In order to truly become an insufferable 10x Engineering talent, I had to pivot into voice deployments. That’s because my skill set went from “important but we’re training others” to “so complicated no one else can understand this”. Thanks to my knowledge of networking, I was asked to pick up the voice banner and run with it. And I ran really, really far.

I was the only person in the office working on Cisco voice deployments. I had my own method of doing things. My own flow for deployments. My notes were contained in a OneNote file that only I had access to. You can probably see all the issues already. But I couldn’t. To me, this was my jam! I had all the tools and talent to make this happen. I could type MAC addresses faster than filling them into a BAT spreadsheet. I could configure crazy hacks to get around limitations thanks to all the extra research I was doing. I was invincible!

I was also gumming up the works. Voice deployments had to be constantly rescheduled if I was out of town. Vacations were a distant memory at best. I wasn’t just the most important cog in the machine – I was the machine. Nothing went forward unless I was doing it. And that’s not scalable at all. Even when my boss realized that I couldn’t scale any more he also knew that getting someone up to speed on my deployment methods and knowledge was a very daunting task at best.

This is the classic setup for a 10x Engineer. All the talent in the world and all of the hubris. Large portions of the line-of-business relying on their knowledge and process. No documentation. No way to get things done other than to go through me. If you’ve ever read The Phoenix Project by Gene Kim you realize that I was Brent through and through. In fact, when I finally did get around to reading it I self-identified with him before I’d even made it 100 pages in.

Pride Goeth Before

Ultimately, it wasn’t failure that caused my 10x Engineering career to come to an end. Instead, it was success. I left my old job six years ago to come to Tech Field Day. I knew I wouldn’t be fixing routers or voicemail systems any longer. I’d be in for an entirely new and different kind of work.

But I couldn’t see how my old job would be able to work without me. I secretly confided to some friends that I thought their business would fall apart without me. How could it survive? I was responsible for so much! I was the only one that knew all of these things! Even a lengthy two-week info dump wouldn’t be enough.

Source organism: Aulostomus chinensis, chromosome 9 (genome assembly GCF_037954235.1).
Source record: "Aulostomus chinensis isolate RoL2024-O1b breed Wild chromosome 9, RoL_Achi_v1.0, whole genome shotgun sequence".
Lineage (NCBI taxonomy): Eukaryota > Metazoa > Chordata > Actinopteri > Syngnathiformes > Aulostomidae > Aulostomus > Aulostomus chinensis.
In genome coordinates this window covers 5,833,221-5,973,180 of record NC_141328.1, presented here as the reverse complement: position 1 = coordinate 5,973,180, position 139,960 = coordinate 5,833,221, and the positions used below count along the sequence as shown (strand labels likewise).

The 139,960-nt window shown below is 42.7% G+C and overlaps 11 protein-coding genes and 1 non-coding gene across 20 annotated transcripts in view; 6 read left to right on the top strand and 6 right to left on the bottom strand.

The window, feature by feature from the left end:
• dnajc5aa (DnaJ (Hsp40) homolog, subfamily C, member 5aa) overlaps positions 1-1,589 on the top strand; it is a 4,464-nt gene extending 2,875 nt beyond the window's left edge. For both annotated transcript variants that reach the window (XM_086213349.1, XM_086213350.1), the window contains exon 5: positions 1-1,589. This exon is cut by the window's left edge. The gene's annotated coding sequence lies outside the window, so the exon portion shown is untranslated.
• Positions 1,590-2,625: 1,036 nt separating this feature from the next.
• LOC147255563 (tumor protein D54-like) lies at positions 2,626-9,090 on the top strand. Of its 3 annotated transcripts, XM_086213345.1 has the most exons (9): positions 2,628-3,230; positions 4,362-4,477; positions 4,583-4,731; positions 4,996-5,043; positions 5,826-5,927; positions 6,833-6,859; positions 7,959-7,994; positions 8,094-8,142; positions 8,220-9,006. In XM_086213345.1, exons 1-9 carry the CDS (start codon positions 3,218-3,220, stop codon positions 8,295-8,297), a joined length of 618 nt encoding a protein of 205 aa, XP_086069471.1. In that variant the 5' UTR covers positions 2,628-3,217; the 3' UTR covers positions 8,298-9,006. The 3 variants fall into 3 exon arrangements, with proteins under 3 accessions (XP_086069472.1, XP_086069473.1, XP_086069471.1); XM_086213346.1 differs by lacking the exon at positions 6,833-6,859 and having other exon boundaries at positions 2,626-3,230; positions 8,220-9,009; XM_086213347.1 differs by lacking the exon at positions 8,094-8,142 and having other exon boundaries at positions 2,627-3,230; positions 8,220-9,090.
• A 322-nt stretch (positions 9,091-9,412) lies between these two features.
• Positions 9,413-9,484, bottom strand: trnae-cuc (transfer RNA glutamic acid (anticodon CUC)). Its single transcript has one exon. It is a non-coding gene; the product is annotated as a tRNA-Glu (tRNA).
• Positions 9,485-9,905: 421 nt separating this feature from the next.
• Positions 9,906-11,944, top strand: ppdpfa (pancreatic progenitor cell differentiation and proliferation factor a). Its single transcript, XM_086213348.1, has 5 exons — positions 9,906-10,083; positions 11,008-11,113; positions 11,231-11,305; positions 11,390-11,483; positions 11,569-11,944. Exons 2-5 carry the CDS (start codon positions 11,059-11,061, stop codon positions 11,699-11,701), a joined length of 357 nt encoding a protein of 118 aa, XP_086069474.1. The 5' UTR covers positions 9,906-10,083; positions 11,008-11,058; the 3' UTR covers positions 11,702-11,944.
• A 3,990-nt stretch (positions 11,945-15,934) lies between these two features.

The pride and hubris I displayed is still shocking to me all these years later. To think that a company that had been in business for almost 20 years before I got there would go out of business months after I left because they couldn’t do what I was doing. They did stay in business. They changed, for sure. They moved away from my specialized knowledge and found new ways to utilize their talent. They were able to keep my systems up and running with my notes and when the time came to replace them they used new systems that didn’t need my help to manage and install. They survived because they realized that what I represented was special and couldn’t be replicated.

Me? I’m happy they did. I didn’t want my 10x Engineering efforts to be an anchor around either of our necks. I couldn’t go back to fixing my old systems with my new workload. And my old company couldn’t count on me being available to fix things when I was gone. They made the right choices to put themselves into a position to keep going. And just like most positive 10x Engineer stories they found a happy ending.


Tom’s Take

I’m not proud of my engineering roots when it comes to how bad I was at times. It wasn’t always intentional. It was a product of where I was and the work I was doing. But I totally couldn’t see the forest for the trees. I realize now that I should have taken more people under my wing and helped them understand what I was doing. I should have documented my work and used repeatable methods to build processes that could be done by anyone. My institutional knowledge should have been a resource, not a crutch. And I should have had the humility to understand that companies can live and grow past a single engineer. Knowing all that today makes me realize that I may have looked like a 10x Engineer but everyone is much better off now that I’m just a simple ex-engineer.